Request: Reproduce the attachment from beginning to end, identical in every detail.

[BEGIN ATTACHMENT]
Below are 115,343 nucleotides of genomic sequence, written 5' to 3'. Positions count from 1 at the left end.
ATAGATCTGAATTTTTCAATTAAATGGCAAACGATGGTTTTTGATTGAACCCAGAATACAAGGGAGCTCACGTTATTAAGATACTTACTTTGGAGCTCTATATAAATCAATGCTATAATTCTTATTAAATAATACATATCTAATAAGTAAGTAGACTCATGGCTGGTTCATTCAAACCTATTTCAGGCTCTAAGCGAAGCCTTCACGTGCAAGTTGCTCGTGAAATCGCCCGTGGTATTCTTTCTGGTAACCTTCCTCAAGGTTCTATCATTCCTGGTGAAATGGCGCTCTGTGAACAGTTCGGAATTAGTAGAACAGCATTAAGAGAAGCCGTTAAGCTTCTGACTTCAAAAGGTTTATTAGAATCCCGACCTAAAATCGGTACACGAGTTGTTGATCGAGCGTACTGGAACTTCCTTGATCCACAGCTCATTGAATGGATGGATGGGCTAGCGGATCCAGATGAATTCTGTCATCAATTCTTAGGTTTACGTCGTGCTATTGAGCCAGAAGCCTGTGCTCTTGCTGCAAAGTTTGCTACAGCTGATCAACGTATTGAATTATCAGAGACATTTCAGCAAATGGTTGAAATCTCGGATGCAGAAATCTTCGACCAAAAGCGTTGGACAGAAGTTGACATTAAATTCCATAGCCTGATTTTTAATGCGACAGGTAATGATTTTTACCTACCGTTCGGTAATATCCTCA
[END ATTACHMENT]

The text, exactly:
Below are 115,343 nucleotides of genomic sequence, written 5' to 3'. Positions count from 1 at the left end.
ATAGATCTGAATTTTTCAATTAAATGGCAAACGATGGTTTTTGATTGAACCCAGAATACAAGGGAGCTCACGTTATTAAGATACTTACTTTGGAGCTCTATATAAATCAATGCTATAATTCTTATTAAATAATACATATCTAATAAGTAAGTAGACTCATGGCTGGTTCATTCAAACCTATTTCAGGCTCTAAGCGAAGCCTTCACGTGCAAGTTGCTCGTGAAATCGCCCGTGGTATTCTTTCTGGTAACCTTCCTCAAGGTTCTATCATTCCTGGTGAAATGGCGCTCTGTGAACAGTTCGGAATTAGTAGAACAGCATTAAGAGAAGCCGTTAAGCTTCTGACTTCAAAAGGTTTATTAGAATCCCGACCTAAAATCGGTACACGAGTTGTTGATCGAGCGTACTGGAACTTCCTTGATCCACAGCTCATTGAATGGATGGATGGGCTAGCGGATCCAGATGAATTCTGTCATCAATTCTTAGGTTTACGTCGTGCTATTGAGCCAGAAGCCTGTGCTCTTGCTGCAAAGTTTGCTACAGCTGATCAACGTATTGAATTATCAGAGACATTTCAGCAAATGGTTGAAATCTCGGATGCAGAAATCTTCGACCAAAAGCGTTGGACAGAAGTTGACATTAAATTCCATAGCCTGATTTTTAATGCGACAGGTAATGATTTTTACCTACCGTTCGGTAATATCCTCA